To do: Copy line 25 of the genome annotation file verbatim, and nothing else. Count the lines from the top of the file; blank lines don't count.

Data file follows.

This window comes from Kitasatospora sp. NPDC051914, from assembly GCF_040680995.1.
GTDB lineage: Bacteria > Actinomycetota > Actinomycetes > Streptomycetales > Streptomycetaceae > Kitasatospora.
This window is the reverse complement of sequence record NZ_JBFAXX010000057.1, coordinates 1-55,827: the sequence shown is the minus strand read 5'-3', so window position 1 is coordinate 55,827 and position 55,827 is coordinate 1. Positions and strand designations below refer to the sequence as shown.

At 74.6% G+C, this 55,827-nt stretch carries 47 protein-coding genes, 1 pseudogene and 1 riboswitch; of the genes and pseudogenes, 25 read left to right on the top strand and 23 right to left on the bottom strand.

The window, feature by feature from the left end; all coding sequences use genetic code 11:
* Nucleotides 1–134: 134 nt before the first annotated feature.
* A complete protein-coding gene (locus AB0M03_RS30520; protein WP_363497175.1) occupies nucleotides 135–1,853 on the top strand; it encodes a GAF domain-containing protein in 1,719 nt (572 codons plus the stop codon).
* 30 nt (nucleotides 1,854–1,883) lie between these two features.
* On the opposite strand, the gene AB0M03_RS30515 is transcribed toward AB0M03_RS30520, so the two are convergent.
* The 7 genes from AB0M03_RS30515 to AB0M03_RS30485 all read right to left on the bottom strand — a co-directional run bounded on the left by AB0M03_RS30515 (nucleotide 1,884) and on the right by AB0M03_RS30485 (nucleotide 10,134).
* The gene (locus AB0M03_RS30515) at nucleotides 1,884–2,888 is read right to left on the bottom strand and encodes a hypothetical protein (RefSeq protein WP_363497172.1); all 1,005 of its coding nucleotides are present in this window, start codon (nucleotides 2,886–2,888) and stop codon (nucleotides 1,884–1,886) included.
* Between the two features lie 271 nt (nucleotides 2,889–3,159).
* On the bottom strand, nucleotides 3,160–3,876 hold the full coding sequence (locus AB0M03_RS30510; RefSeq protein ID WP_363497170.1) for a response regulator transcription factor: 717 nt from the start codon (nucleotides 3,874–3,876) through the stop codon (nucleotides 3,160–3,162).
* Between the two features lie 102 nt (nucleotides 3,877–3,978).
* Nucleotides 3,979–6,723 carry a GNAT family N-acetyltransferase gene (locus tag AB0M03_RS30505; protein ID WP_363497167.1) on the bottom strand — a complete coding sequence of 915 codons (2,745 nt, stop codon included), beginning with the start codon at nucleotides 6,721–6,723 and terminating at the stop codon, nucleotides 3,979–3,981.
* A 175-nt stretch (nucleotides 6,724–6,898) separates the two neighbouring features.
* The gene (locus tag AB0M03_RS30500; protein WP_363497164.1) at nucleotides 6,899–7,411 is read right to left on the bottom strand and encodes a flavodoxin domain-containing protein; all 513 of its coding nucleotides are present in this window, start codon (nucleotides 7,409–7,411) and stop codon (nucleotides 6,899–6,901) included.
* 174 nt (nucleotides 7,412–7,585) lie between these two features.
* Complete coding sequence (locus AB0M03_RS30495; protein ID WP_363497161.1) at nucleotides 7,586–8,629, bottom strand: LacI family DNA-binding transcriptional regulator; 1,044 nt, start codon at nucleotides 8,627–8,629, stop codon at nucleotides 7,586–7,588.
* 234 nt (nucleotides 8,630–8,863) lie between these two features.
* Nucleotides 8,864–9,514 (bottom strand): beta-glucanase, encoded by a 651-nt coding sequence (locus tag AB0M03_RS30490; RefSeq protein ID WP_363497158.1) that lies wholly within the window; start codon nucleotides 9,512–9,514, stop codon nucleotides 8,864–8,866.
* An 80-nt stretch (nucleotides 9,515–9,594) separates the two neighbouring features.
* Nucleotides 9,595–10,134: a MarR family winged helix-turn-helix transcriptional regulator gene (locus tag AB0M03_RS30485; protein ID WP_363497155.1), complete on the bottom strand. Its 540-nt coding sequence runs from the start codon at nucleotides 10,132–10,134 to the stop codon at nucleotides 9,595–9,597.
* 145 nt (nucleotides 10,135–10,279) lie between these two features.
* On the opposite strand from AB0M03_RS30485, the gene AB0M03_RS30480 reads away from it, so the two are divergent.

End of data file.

* On the opposite strand from AB0M03_RS30485, the gene AB0M03_RS30480 reads away from it, so the two are divergent.